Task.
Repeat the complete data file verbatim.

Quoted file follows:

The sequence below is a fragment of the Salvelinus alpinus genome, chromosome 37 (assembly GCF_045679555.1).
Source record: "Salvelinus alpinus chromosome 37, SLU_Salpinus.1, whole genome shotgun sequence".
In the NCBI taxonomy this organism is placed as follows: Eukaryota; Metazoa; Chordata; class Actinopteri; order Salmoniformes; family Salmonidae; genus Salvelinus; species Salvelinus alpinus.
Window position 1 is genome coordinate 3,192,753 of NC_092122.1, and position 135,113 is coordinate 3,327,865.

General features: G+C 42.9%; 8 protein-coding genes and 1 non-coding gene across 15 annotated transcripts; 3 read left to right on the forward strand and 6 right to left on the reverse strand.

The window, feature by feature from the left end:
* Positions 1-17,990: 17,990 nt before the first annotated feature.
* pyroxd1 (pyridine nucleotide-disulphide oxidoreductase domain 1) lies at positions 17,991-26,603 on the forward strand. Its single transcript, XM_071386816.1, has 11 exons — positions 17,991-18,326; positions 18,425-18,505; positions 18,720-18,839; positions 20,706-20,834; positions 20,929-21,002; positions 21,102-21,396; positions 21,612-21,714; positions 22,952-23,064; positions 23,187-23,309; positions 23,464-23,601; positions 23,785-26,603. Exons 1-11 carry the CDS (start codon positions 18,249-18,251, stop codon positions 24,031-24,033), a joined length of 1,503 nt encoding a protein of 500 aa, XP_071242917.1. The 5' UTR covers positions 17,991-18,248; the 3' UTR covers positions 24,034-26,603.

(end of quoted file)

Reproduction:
The sequence below is a fragment of the Salvelinus alpinus genome, chromosome 37 (assembly GCF_045679555.1).
Source record: "Salvelinus alpinus chromosome 37, SLU_Salpinus.1, whole genome shotgun sequence".
In the NCBI taxonomy this organism is placed as follows: Eukaryota; Metazoa; Chordata; class Actinopteri; order Salmoniformes; family Salmonidae; genus Salvelinus; species Salvelinus alpinus.
Window position 1 is genome coordinate 3,192,753 of NC_092122.1, and position 135,113 is coordinate 3,327,865.

General features: G+C 42.9%; 8 protein-coding genes and 1 non-coding gene across 15 annotated transcripts; 3 read left to right on the forward strand and 6 right to left on the reverse strand.

The window, feature by feature from the left end:
* Positions 1-17,990: 17,990 nt before the first annotated feature.
* pyroxd1 (pyridine nucleotide-disulphide oxidoreductase domain 1) lies at positions 17,991-26,603 on the forward strand. Its single transcript, XM_071386816.1, has 11 exons — positions 17,991-18,326; positions 18,425-18,505; positions 18,720-18,839; positions 20,706-20,834; positions 20,929-21,002; positions 21,102-21,396; positions 21,612-21,714; positions 22,952-23,064; positions 23,187-23,309; positions 23,464-23,601; positions 23,785-26,603. Exons 1-11 carry the CDS (start codon positions 18,249-18,251, stop codon positions 24,031-24,033), a joined length of 1,503 nt encoding a protein of 500 aa, XP_071242917.1. The 5' UTR covers positions 17,991-18,248; the 3' UTR covers positions 24,034-26,603.